In natural ground-water systems, streamlines often

begin and end at the water table in areas of groundwater recharge and discharge, respectively.

19

From Darcys Eqn in one

flow channel in 2-D:

h

Q T W

L

If we have squares:

Q

nf

T H

nd

20

Example 5.3

Q = 1 x 106 ft3/day

Find T?

21

Draw a flow net for seepage through the earthen dam shown below.

If the hydraulic conductivity of the material used in the dam is 0.22

ft/day, what is the seepage per unit width per day?

22

23

24

Q T W

Q T1h1

h

L

W1

W2

T2 h2

L1

L2

T1 L1W2

T2 L2 W1

25

Example 5.4

26

Analytical solution only applied to

Regular geometry

Homogeneous

Simple initial and boundary conditions

numerical methods using computers to handle:

Large number of wells

Complicated boundary conditions

Groundwater/ surface water interactions

Variable recharge/ET

27

2h

0;

2

x

h | x 0 h0 ,

h | x l hL

28

Example 5.5

29

Example 5.6

30

Chapter Highlights

1. Ground-water hydrologists rely on quantitative mathematical approaches in

analyzing test data and in making predictions about how systems are likely

to behave in the future. The mathematical approach involves representing

the flow process by an equation and solving it. The solution within some

domain or region of interest defines how the hydraulic head varies as a

function of space and time.

2. The flow equations are complicated partial differential equations.

Fortunately, at this introductory level, all one really needs to do is to identify

the equation and extract a few details. In most applications, the solutions

are available in simplified forms. To find the unknown in an equation, simply

find the variable residing in the derivative term.

3. Equations of ground-water flow can be developed, starting with an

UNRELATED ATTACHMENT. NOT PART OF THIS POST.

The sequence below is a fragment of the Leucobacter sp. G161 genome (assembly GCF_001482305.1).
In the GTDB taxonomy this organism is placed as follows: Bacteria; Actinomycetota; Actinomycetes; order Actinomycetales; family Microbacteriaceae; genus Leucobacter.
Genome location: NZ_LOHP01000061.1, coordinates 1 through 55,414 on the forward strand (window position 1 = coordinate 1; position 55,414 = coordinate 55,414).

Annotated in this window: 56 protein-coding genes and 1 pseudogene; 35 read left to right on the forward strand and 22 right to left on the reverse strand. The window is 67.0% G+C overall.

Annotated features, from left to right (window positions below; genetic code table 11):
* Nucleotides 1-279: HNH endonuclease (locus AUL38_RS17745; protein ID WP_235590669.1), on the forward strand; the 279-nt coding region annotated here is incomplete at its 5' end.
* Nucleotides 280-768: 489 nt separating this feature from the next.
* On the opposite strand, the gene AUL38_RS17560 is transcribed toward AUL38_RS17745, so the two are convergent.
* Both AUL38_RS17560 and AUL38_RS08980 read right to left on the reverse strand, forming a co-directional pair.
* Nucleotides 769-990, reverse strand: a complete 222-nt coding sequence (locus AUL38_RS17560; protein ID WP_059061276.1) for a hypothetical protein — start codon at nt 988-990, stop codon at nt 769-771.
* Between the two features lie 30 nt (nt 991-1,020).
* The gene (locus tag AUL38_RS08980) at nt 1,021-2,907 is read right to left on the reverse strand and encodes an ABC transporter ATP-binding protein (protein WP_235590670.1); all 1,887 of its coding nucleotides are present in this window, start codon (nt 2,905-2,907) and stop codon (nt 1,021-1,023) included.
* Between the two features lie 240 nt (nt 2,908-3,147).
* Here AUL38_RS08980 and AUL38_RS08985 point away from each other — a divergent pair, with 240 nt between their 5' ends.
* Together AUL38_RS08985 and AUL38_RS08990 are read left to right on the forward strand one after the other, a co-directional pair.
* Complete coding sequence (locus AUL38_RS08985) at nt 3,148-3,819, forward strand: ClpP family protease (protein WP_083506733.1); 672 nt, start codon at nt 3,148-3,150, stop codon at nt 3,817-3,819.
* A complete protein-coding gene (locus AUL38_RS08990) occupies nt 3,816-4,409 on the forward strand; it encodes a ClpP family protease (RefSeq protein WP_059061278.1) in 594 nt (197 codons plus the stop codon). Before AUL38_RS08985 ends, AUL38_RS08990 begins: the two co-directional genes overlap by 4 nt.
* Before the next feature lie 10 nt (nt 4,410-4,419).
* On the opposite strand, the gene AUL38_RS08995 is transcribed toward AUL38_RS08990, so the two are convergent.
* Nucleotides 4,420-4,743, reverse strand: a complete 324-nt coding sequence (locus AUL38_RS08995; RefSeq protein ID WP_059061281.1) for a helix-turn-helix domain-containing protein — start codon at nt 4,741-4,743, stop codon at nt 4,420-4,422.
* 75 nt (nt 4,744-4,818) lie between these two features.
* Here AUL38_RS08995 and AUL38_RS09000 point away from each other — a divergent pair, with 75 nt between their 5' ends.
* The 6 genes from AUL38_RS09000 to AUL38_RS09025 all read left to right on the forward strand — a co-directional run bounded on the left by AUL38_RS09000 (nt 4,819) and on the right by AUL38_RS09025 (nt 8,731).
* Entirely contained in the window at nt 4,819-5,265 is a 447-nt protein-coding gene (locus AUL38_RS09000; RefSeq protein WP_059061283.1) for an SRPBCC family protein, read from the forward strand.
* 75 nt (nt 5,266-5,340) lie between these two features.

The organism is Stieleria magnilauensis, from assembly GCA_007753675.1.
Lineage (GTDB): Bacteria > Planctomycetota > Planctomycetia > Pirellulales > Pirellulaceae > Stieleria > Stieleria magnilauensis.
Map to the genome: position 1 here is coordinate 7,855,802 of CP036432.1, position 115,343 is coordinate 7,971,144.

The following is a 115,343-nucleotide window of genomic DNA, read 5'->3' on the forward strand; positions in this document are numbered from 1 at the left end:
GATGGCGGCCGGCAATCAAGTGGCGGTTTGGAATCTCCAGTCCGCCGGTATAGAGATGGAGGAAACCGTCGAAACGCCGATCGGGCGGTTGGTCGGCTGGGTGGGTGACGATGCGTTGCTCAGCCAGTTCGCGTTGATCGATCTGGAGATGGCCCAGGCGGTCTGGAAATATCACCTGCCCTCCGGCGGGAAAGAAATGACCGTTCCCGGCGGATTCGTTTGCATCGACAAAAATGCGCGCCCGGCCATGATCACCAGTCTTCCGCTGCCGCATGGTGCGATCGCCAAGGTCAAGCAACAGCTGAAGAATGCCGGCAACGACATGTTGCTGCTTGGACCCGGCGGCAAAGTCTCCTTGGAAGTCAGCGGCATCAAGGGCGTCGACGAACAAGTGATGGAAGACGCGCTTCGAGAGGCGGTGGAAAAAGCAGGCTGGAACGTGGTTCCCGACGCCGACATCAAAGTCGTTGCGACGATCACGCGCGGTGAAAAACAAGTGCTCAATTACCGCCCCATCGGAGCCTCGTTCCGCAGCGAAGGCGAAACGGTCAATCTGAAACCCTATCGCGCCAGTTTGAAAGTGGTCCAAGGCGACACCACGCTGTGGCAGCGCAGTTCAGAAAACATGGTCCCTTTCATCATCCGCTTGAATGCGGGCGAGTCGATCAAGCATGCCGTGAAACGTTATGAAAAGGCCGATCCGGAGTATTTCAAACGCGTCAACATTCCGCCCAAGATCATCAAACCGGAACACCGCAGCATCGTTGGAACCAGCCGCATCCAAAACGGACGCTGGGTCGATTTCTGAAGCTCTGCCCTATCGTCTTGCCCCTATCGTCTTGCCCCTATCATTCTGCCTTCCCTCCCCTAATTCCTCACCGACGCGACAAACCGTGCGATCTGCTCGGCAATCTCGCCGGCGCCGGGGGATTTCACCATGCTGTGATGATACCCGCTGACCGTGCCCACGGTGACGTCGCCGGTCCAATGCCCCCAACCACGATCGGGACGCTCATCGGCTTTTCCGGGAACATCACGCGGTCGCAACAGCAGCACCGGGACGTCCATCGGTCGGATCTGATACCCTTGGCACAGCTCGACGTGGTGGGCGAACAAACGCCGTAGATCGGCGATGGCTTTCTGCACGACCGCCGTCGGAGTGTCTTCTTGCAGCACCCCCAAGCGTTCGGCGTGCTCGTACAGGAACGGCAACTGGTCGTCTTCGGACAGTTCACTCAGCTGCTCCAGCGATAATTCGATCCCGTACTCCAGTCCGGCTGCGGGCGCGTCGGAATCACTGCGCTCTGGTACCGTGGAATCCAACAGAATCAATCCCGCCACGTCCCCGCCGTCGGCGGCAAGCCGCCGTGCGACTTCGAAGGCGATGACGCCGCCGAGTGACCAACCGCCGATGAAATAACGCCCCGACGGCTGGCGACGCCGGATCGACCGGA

appropriate conservation statement of this form

mass inflow rate, -mass outflow rate = change of mass storage with time

The general approach is to apply this equation to a block of porous medium called a

representative elementary volume. It is possible to replace the words in this

equation by mathematical expressions, transforming it to a form that can be

developed to the main equation of ground-water flow in a porous medium

31

Chapter Highlights

4. The solution of differential equations requires boundary

conditions. In effect, the boundary conditions stand in for the

conditions outside of the simulation domain and effectively let

one concentrate the modeling on the simulation domain.

5. There are three types of common boundary conditions. The first type or

Dirichlet condition involves providing known values of hydraulic head along

the boundary. The second type or Neumann condition requires specification

of water fluxes along a boundary. A no-flow boundary (water flux zero) is the

most well-known second-type boundary condition. The third-type or Cauchy

boundary condition relates hydraulic head to water flux. This boundary

condition is commonly used to represent ground-water/surface-water

interactions.

6. For transient equations, in which the hydraulic head can change as a function

of time, it is necessary to define the initial condition. The initial condition

provides the hydraulic head everywhere within the domain of interest before

the simulation begins (that is, at time zero).

32

Chapter Highlights

7. A variety of mathematical and graphical approaches are available to

solve ground-water- flow equations. One approach that is

emphasized in this chapter is called the flownet analysis. For

relatively simple, two-dimensional, steady-state flow problems, you

can determine the distribution of equipotential lines graphically.

Starting with an outline of the simulation domain, one adds

streamlines and equipotential lines following a set of rules. For

example, streamlines and equipotential lines must intersect at right

angles to form a set of curvilinear squares. If you are careful, you

can develop the unique pattern (and reproducible pattern) that

describes flow in the domain.

8. This chapter demonstrates how simple analytical solutions can be

used to describe some simple steady-state problems of flow. We

will return to analytical solutions again in Chapters 8-11 on well

hydraulics and regional ground-water flow.

33